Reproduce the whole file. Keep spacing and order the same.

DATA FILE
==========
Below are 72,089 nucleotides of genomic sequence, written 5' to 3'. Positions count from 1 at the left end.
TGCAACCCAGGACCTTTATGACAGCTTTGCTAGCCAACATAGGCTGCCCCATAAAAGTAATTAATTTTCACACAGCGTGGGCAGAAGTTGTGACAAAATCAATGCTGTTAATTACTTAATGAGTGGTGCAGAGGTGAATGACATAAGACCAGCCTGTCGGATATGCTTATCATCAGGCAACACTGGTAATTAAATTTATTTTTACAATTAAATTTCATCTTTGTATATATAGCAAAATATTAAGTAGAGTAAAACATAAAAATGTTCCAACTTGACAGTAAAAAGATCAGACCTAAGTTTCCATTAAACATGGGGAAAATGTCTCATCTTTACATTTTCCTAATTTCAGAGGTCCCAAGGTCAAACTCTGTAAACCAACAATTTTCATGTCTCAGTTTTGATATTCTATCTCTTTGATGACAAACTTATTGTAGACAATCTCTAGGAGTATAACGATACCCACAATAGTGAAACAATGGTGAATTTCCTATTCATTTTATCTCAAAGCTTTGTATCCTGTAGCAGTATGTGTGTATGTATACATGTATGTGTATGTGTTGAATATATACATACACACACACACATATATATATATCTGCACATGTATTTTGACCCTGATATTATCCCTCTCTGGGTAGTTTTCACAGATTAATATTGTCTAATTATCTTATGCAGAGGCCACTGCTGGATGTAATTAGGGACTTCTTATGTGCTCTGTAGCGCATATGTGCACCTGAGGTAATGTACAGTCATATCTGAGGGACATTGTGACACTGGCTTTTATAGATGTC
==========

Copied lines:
Below are 72,089 nucleotides of genomic sequence, written 5' to 3'. Positions count from 1 at the left end.
TGCAACCCAGGACCTTTATGACAGCTTTGCTAGCCAACATAGGCTGCCCCATAAAAGTAATTAATTTTCACACAGCGTGGGCAGAAGTTGTGACAAAATCAATGCTGTTAATTACTTAATGAGTGGTGCAGAGGTGAATGACATAAGACCAGCCTGTCGGATATGCTTATCATCAGGCAACACTGGTAATTAAATTTATTTTTACAATTAAATTTCATCTTTGTATATATAGCAAAATATTAAGTAGAGTAAAACATAAAAATGTTCCAACTTGACAGTAAAAAGATCAGACCTAAGTTTCCATTAAACATGGGGAAAATGTCTCATCTTTACATTTTCCTAATTTCAGAGGTCCCAAGGTCAAACTCTGTAAACCAACAATTTTCATGTCTCAGTTTTGATATTCTATCTCTTTGATGACAAACTTATTGTAGACAATCTCTAGGAGTATAACGATACCCACAATAGTGAAACAATGGTGAATTTCCTATTCATTTTATCTCAAAGCTTTGTATCCTGTAGCAGTATGTGTGTATGTATACATGTATGTGTATGTGTTGAATATATACATACACACACACACATATATATATATCTGCACATGTATTTTGACCCTGATATTATCCCTCTCTGGGTAGTTTTCACAGATTAATATTGTCTAATTATCTTATGCAGAGGCCACTGCTGGATGTAATTAGGGACTTCTTATGTGCTCTGTAGCGCATATGTGCACCTGAGGTAATGTACAGTCATATCTGAGGGACATTGTGACACTGGCTTTTATAGATGTC